Into this reality step Saitama and Genos – the former wearing the aforementioned “Oppai” hoodie to the exam.  Saitama’s utterly unforced disinterest during the course of the exam and its aftermath is really the highlight here – despite acing the physical tests he scores only a 71 thanks to the written exam, and gets himself labeled “C”.  Genos, by contrast, nets a perfect 100 – though one suspects it was his frank admission to having destroyed the House of Evolution that was at least as important in getting him an S–class rating.

The elephant in the room here, though, is Saitama’s power and how he got that way.  He’s just ridiculously overpowered (“It’s as if there’s a God in his body”) and there’s been no remotely decent explanation as to how or why he ended up that way.  His practice match with Genos is an absolute sakuga explosion, a gloriously drawn and staged fight in the badlands that shows in inescapable fashion just how huge the gap is between Saitama and the otherwise-overpowered Genos.  The way Saitama carries himself during and after this battle is a microcosm of his appeal as a character – he’s so unprepossessing and chill, yet he’s effectively a demigod.  Genos certainly wants to know how this happened – that as much as the desire to get stronger himself is a reason why he’s shadowed Saitama like a puppy and is now moving in with him – and I suspect the formal introduction of the Hero Association is a first step down the road to getting a few answers…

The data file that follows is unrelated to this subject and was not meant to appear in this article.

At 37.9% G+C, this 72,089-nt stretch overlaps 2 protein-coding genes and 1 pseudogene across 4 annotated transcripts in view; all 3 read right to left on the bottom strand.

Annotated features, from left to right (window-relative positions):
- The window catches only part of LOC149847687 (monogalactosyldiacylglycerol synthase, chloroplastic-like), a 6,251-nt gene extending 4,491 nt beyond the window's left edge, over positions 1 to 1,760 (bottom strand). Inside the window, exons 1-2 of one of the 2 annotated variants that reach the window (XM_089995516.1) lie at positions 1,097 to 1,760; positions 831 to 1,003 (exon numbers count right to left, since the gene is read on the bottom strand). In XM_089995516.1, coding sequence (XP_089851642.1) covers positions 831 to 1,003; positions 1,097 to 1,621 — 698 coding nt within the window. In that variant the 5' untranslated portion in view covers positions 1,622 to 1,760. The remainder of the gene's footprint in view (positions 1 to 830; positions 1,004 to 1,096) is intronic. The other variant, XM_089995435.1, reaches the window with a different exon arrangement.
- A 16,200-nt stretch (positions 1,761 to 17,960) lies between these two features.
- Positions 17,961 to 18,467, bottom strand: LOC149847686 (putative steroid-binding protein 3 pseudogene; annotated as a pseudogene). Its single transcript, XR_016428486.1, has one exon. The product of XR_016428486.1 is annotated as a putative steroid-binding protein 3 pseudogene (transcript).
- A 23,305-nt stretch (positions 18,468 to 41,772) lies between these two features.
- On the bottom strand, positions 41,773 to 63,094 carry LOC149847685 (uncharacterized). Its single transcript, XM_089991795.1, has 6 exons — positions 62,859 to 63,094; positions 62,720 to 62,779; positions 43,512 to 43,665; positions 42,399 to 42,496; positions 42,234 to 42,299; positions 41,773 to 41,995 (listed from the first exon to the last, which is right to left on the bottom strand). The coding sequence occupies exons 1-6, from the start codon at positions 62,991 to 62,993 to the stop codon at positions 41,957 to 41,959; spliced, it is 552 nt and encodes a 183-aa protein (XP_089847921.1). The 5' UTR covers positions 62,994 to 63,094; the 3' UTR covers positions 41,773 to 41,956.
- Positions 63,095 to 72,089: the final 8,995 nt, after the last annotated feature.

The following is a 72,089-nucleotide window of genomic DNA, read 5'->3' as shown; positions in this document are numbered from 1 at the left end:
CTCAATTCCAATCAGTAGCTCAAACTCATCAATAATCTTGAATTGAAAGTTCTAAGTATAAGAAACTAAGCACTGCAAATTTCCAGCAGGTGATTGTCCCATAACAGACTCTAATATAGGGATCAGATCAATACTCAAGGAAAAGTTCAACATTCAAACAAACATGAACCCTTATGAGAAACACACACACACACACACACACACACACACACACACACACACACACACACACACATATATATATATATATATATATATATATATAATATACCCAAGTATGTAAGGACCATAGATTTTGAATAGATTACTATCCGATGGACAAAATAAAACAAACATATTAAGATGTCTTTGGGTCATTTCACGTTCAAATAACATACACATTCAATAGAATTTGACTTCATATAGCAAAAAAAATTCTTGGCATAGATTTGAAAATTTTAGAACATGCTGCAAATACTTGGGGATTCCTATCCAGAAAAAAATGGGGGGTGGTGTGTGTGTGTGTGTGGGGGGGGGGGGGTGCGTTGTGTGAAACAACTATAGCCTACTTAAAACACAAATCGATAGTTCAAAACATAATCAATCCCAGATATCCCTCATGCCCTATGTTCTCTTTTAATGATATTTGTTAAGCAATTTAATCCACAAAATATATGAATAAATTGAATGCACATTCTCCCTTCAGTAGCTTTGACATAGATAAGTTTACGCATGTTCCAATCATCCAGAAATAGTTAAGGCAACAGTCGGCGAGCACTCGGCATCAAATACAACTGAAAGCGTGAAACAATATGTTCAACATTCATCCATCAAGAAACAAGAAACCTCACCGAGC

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13 comments

  1. m

    This whole Heroes Association Exam definitely gave me the H x H vibe as well, though they aren't really alike. And it's again hilarious how Saitama's face just doesn't match his well-trained muscular body.
    Like you said, the rank system is intriguing. What would be the responsibilities following each rank and of course, the benefits? I'm thinking the Licenseless rider refused to move up to B rank because some of those contributions attributed to him aren't even his work (last week's episode) and he may have reached top of his class cos of popularity and not ability. In fact, speaking of popularity, that part of the system reminds me of the talent shows in real life today which seek talents not through real ability but rather, crowd appeal. Why? Because it is the masses that feed money to these shows (and in the show's context, the organization survives on donations). I can already imagine Saitama being severely underrated as he is precisely the type of talent that doesnt know how to "sell" himself. That will be fun to watch.